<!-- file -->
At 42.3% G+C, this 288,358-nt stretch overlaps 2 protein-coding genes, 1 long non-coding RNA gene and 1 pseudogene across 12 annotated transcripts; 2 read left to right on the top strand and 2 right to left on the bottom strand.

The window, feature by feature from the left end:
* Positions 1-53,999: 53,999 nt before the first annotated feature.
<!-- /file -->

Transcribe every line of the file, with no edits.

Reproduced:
At 42.3% G+C, this 288,358-nt stretch overlaps 2 protein-coding genes, 1 long non-coding RNA gene and 1 pseudogene across 12 annotated transcripts; 2 read left to right on the top strand and 2 right to left on the bottom strand.

The window, feature by feature from the left end:
* Positions 1-53,999: 53,999 nt before the first annotated feature.